I love wildlife. Guess that stands to reason and I wouldn’t be doing the job I am if I didn’t. Of course lots of people do, but they do so in different ways. For some it is the satisfaction of capturing nature or a landscape on film or canvas, for others it is tracking down and identifying a rarity, or working on a nature reserve, a farm or even in a garden and managing it in such a way that benefits a greater diversity of plants or animals and for others, including myself, it is seeing the beauty in the common place.
At this time of year there is a lot of bird movement taking place and at Blashford at the moment it is the Hirundines that particularly stand out in this regard, with lots of them massing and feeding on the insects around the lakes as they fuel up for their southward journey, and it was this this morning that provided me with my first “wow” moment as I pulled into the car park to open up Tern Hide and ducked instinctively as I got out of the car as house martins darted and swooped all around. Periodically landing or taking off from the car park itself or the small willows growing on the banks around the car park, feeding immediately over the lake and at great heights there were thousands of birds. And for all I’m pretty sure I didn’t actually need to duck in order to avoid them and them avoid me, I really couldn’t help it! As always with these things a picture really doesn’t capture it, but here is my rather weak attempt to do so! The “white bits” in the first picture are house martins – honest!
I did say they weren’t great, you really had to be there!
And talking of pictures not really doing something justice I had another “mini wow” moment when I opened Ivy North Hide – I’d spoken to Bob after the work party yesterday and of course I’d read his blog, but again, the pictures of what he and the volunteers achieved yesterday really didn’t do the work justice. Views across the reed bed to the west of the hide have been opened right up and bode well for views of bittern flybys this winter.
Today and yesterday I was struck by the number of red admirals. The weather has not been brilliant for many insects, including some butterflies and dragonflies (in fact whilst having lunch yesterday we were mulling over the relative dearth of damselflies) so it’s nice to see that the red admirals at least seemed to have fared relatively well, or at least have all emerged from their pupa at about the same time to add a splash of colour to the woodland edges. Couldn’t get near enough to get a picture of most of them but this one perched with another on the play boat at the back of the centre when I was doing my weekly safety checks was more obliging:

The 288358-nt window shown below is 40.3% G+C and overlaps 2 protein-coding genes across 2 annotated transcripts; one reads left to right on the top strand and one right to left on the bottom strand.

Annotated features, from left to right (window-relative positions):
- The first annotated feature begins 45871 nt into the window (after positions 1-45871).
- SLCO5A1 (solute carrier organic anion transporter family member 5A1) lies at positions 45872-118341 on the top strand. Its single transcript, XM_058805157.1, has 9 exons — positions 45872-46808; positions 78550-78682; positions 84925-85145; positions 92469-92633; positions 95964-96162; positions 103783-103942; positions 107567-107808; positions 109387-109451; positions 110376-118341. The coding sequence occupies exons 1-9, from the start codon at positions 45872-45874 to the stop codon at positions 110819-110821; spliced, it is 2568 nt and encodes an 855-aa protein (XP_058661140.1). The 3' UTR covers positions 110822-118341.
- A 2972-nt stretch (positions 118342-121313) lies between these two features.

Having topped up the bird feeder in the car park I recalled someone mentioning their concern that visitors had been abusing the wild play / bushcraft education area in the willow coppice so went to investigate.
We work hard to keep the site in a condition ready for use with a group so it is frustrating when we turn up to use it to find that out of hours users have burnt our stock of logs, pulled branches of the tree’s or scattered our den building materials across the site. Thankfully, although not an uncommon occurrence, this does not happen regularly so it was a bit alarming to hear that a small fire at our den building poles stack at the base of a tree was suspected, and as I investigated I could see why they were concerned:
Charred poles and burnt leaf litter?
Fortunately closer inspection revealed that foul play was not the cause. The trunk of the adjacent tree had a very obvious “sap” run down it:
A sap run?
However following the trail of liquid up revealed that the true cause of the “charred” wood and leaves was actually a result of the sticky sweet “honey dew” secretions of an absolute mass of willow aphids, arguably the largest of the worlds aphid species it is a common insect at Blashford Lakes and is particularly common – or perhaps obvious – at this time of year:
Willow aphids – if you look closely you can see the distinctive black “shark fin” on the back of some of the insects.
So mystery solved! The “charred logs” are actually covered in honey dew and this has in turn developed a sooty mould. As well as the mould the honey dew also feeds other insects, in particular wasps and hornets which were much in evidence this morning.
And although not on the scale of the house martin spectacle with which I started this blog, it is still pretty impressive none the less!